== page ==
US Senator Bernie Sanders’s repeated attacks on inequality show a commitment to democracy and to giving people a voice. In fact, he is a social democrat, and thus closer to his fellow senator, Elizabeth Warren, one of his rivals for the Democratic presidential nomination, than their rhetorical differences might suggest.
NEW YORK – When US Senator Bernie Sanders describes himself as a “democratic socialist,” he arguably is using those words in a different way than many other people. Once that becomes clear, more American voters should have reason to support him than currently do.
The original meaning of socialism implied public ownership of the means of production, or, more colloquially, the nationalization of firms and corporations. Being a socialist by this definition would indeed be a mistake. For starters, the state is not an efficient manager. Moreover, in the long run, this model of socialism has been shown to lead to a society quite opposite to the one that state ownership was meant to achieve.
The experience of the Soviet Union demonstrated why it is a mistake to centralize ownership in the hands of the state, with all the booty in one place. Sooner or later, control of it is bound to be captured by a few individuals – the nomenklatura during communism’s heyday, followed by oligarchs during its decay. In other words, the last stage of this kind of socialism is, ironically, crony capitalism.
Listen carefully to Sanders, however, and it quickly becomes evident that he aspires to a very different “socialism” – namely, a variant of the Nordic model, refashioned for the twenty-first century. The Nordic countries are vastly more equitable than the United States, and, contrary to popular opinion, their economies also allow for greater upward mobility. A poor person in Denmark, for example, has a much greater chance of moving up the income ladder than their counterpart in today’s America.
Sanders has stressed this, and he has a long track record of activism on behalf of the poor and the marginalized. He seems genuinely inclusive, and has repeatedly stated his opposition to discrimination on the grounds of race, religion, gender, or sexual orientation, even though this is not always a popular stance. It is to his credit that he has not muffled this message in an attempt to gain popularity.
Sanders makes it clear that this is who he is, and one must take him or leave him with this in mind. In the process, he has brought a rare moral voice to the political arena.
on. In fact, he is a social democrat, and thus closer to his fellow senator, Elizabeth Warren, one of his rivals for the Democratic presidential nomination, than their rhetorical differences might suggest.
The challenge facing the next US president will be formidable. Donald Trump’s tenure has damaged not only America, but also, given the country’s global importance, the wider world. We now live in a polarized world where the plight of the worst off is more hopeless than it has been in a long time. In their hopelessness, these people often have ended up supporting the very leaders who care least about them.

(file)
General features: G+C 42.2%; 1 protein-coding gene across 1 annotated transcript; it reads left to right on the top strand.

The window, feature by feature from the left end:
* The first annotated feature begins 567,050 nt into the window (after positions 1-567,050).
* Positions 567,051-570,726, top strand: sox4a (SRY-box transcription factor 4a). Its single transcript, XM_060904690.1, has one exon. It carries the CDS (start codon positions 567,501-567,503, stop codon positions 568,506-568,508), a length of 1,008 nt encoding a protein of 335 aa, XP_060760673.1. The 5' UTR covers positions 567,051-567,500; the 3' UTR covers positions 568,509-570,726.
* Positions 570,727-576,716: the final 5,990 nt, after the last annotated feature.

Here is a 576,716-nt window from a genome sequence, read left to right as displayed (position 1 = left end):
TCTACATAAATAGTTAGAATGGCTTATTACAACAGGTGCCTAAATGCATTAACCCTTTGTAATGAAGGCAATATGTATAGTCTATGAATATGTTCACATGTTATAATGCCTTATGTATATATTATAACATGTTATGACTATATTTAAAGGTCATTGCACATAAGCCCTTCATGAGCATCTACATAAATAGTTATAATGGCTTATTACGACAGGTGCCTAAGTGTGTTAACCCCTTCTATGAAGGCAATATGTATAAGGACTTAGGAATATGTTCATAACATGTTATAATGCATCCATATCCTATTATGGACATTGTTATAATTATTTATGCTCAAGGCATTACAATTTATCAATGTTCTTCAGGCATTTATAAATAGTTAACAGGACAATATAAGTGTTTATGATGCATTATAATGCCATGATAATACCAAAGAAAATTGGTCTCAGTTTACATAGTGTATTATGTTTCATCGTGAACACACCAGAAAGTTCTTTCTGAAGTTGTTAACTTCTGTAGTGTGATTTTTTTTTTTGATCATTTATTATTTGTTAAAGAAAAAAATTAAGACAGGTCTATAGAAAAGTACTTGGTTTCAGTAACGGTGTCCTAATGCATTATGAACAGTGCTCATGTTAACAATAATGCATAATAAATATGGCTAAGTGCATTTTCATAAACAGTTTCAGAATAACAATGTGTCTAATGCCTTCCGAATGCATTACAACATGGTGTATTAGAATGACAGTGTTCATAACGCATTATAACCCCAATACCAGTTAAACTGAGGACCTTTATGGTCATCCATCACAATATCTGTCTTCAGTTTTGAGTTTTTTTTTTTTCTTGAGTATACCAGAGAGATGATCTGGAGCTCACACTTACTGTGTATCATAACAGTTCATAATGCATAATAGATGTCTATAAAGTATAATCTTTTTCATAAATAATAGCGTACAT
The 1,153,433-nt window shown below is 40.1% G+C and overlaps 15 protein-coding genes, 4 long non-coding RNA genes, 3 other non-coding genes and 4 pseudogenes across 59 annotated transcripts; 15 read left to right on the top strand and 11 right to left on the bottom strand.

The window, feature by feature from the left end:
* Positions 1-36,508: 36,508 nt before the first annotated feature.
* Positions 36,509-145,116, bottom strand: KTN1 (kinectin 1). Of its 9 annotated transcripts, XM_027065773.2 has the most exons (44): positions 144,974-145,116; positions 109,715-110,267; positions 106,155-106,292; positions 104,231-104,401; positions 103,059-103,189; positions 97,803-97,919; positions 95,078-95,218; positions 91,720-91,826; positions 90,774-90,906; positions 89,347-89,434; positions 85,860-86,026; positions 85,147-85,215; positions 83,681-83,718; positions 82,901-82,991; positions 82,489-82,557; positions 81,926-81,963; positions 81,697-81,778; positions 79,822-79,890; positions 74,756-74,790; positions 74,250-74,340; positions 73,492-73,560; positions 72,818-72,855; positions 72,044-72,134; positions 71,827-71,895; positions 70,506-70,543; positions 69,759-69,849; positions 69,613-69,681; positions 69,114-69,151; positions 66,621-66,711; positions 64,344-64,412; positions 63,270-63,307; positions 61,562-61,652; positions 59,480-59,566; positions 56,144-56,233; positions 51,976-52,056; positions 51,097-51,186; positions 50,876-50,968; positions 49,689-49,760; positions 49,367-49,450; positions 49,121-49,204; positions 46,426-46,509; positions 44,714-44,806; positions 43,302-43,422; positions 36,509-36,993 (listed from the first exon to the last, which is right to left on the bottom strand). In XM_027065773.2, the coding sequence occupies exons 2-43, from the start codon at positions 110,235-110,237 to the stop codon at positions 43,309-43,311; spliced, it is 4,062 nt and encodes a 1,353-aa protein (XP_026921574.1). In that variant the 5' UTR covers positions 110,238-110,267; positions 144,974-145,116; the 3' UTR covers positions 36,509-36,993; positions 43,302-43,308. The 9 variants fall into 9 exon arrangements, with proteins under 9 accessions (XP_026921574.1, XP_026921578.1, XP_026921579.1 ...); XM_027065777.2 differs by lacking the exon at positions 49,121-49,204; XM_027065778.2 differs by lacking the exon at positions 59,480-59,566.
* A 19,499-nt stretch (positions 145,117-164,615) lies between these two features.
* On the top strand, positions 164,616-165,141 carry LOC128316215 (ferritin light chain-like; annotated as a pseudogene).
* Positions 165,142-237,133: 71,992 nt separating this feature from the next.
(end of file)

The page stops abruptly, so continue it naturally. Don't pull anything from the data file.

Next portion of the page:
Creating a society that is vibrant, growth-oriented, democratic, and equitable will not be easy, because, as Anand Giridharadas recently argued in The New York Times, the super-rich have a vested interest in the status quo. Reality is more granular than the words we have to describe it, which invites deliberate muddling of terms, such as labeling someone who favors reining in extreme inequality as a supporter of Soviet communism.
Furthermore, globalization and robotics – or globotics, as Richard Baldwin and Rikard Forslid pithily put it – are changing the landscape of work and the distribution of wealth. We are in new territory and will need novel policies to navigate it. For example, standard policies such as antitrust laws are losing their efficacy as conventional wage-paying work shrinks, and earnings increasingly accrue to those who own capital and hold the patents to new machines and products.
So, it is important to admit that we do not know quite what the right policies are. There will have to be many experiments with new policies, and whoever is America’s president will need to be prepared to modify these policies and change course when necessary. Given the circumstances, it is important that the president has the intention, as well as the intelligence and flexibility, to experiment and adjust. Several Democratic candidates have these critical qualities (the few Republicans that also do have been marginalized by Trump’s ascendancy), but Sanders stands out in this regard.
I believe that Sanders’s goals for America cannot all be met. If nothing else, fiscal constraints will make it impossible. But that need not be a serious problem if Sanders were to win in November and then learn as he goes along. And meeting even a subset of his objectives will represent a move in the right direction.
Recently, some Democratic voters have turned away from Sanders, following reports that Russia is supporting him in the Democratic primary. Russian President Vladimir Putin, it is said, wants Trump to win and believes that he will if pitted against Sanders. But a little game theory suggests that Putin may himself have engineered the leak, because he knows that Sanders is the only candidate who can defeat Trump. By letting it be known that he is backing Sanders, Putin hopes to ensure that many Democrats will not support the Vermont senator. And that would be good news for Trump.
Kaushik Basu, former Chief Economist of the World Bank and former Chief Economic Adviser to the Government of India, is Professor of Economics at Cornell University and Nonresident Senior Fellow at the Brookings Institution.
The text has been adapted from Project Syndicate website